Someday we’ll have our first really expensive year, and we are prepared for that. In the meantime, we are saving hundreds of dollars per month.

    We have been health fortunate, and that is also financially fortunate.

  9. Thank you for your responses to JoAnn. In July, I have to sign up for Medicare and have been trying to understand what I need. I need healthcare for my ears, (I’m going deaf) and my eyes (I have thyroid disease that affects my vision) and I need new teeth (my partial doesn’t fit because I lost teeth and weight). Since I moved to CA, I am also looking for doctors to help me manage my thyroid disease and all of these random things that need to be looked at (moles). JoAnn, I know you can’t just pick up the phone and call Medicare or these health plans so I hope that one of your lovely granddaughters can do this for you.

  10. Whatever Biden has started will be quickly undone in January should the Duck win….

  11. Thanks to all who commented on my message; I am aware of all information you sent. Even at 87, totally deaf, disabled due to severe imbalance with Meniere’s Disease and PPV, spinal problems and moderate COPD, my medical needs are basic and are met by Medicare A, B and C which I know is an HMO. I have dentures so don’t need dental, my inner ear problems are now beyond any help per my former Otology and Neurotology ENT specialist and my annual eye exam and partial cost of eye glasses if needed is covered due to lens implants in 2006. There is no fee for my Part C through I.U. Medicare Select; if I changed I would have to pay a monthly fee for coverages I do not need plus the Late Enrollment Penalty (LEP) for Medicare Part D which I do not need.

    Regarding United Healthcare coverages; for those who were covered by them before Medicare Part D was enacted, there is no LEP if they had Medicare Part D, it is added for those who enrolled in United Healthcare after Medicare Part D was available but they had not previously chosen Medicare part D. It is indeed COMPLICATED; I went through all of this trying to delete the unsolicited United Healthcare and return to my I.U. Health Plan coverage.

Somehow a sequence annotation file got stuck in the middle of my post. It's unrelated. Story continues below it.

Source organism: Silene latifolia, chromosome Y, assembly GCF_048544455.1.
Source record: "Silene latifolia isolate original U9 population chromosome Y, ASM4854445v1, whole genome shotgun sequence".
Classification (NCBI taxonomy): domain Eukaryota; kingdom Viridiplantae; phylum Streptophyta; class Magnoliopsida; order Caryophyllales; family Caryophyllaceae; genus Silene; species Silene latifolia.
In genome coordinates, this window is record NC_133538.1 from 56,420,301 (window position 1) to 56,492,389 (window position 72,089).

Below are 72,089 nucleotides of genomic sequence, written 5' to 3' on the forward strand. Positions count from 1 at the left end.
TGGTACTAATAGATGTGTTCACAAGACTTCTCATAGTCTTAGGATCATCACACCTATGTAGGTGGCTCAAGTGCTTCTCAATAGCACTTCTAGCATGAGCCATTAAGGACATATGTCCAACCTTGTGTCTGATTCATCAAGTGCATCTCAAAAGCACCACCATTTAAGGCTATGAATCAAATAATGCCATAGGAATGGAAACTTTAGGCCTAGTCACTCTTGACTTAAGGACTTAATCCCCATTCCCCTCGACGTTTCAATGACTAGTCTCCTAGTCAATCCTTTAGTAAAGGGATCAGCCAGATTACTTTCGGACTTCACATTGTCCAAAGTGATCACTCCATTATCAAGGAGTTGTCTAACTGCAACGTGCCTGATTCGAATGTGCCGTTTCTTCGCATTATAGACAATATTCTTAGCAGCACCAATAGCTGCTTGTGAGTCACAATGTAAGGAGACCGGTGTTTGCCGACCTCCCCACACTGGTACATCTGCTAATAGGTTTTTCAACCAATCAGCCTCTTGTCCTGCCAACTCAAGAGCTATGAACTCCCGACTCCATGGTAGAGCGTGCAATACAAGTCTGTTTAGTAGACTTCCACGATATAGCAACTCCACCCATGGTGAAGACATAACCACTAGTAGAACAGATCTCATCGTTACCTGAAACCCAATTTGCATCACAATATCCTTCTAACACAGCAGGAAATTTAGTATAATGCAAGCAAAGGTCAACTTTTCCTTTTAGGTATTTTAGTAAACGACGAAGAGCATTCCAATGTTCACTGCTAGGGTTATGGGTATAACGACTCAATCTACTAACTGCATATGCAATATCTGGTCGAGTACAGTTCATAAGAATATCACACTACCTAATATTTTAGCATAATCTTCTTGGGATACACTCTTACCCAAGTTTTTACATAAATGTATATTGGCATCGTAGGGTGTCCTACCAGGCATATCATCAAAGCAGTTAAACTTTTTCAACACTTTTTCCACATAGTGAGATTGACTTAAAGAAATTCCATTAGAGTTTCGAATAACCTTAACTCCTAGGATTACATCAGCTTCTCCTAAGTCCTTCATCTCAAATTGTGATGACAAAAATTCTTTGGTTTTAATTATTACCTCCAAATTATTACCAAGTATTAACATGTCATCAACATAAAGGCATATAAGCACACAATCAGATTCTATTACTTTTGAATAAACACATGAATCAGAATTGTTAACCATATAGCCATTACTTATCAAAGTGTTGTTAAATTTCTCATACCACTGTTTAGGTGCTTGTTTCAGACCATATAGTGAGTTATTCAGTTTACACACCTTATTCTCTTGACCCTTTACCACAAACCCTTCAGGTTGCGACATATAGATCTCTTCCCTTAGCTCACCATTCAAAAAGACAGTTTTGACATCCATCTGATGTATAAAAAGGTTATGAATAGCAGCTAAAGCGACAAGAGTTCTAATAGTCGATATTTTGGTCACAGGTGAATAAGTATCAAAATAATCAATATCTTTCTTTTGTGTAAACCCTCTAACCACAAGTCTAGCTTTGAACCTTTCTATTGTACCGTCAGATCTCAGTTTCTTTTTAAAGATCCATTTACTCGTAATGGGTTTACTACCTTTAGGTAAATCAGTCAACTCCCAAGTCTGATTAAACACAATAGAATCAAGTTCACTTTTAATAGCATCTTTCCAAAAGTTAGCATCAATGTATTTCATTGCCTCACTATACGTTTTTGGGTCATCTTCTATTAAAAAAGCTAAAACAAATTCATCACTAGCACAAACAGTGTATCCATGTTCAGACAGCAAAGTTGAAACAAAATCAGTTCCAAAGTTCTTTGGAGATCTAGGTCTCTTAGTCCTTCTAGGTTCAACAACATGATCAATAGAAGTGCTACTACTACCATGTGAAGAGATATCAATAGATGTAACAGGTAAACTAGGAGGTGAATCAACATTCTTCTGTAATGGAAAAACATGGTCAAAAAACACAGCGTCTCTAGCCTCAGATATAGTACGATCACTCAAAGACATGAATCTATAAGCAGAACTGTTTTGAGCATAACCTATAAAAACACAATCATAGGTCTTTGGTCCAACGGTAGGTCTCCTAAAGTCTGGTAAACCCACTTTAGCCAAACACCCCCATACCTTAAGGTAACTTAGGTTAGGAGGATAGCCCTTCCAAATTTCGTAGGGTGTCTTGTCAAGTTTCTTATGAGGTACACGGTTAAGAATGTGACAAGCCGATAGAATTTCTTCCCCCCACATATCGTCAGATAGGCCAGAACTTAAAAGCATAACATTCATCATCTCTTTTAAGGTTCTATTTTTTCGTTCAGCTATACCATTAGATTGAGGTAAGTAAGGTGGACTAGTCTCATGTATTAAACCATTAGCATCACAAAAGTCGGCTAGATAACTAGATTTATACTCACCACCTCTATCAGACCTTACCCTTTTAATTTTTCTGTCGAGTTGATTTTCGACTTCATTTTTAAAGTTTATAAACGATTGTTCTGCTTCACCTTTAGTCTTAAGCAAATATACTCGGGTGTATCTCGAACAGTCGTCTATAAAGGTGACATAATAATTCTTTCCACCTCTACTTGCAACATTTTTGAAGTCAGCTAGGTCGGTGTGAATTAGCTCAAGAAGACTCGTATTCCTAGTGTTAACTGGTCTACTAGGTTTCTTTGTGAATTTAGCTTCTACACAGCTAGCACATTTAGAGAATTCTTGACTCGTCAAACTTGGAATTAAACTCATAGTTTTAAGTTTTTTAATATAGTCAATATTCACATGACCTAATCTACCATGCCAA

If my health problems change, I will have to find a way to take care of them. But for now, I am a great believer in “If it ain’t broke, don’t fix it.” Thanks again to all!

  12. It is possible to be in favor of what the insurance industry has successfully dubbed “socialist healthcare” without being a socialist, and that is where I find myself. I don’t think merely calling any system socialist or communist or capitalist is any measure of such system’s results, and I see no reason why the non-profit affordability of universal health care should not be borne by all of us, just as the costs of a war, for instance, since both a war and a plague (see covid) can have fatal consequences, and, why should we leave the nation’s health to the denizens of boardrooms of the healthcare industry and its lobbyists concerned primarily with executive compensation, stock buybacks and shareholder dividends, none of which would be debits to our collective health care account if we paid our own bills (which we are paying anyway by the afflicted, and at a great profit to the industry).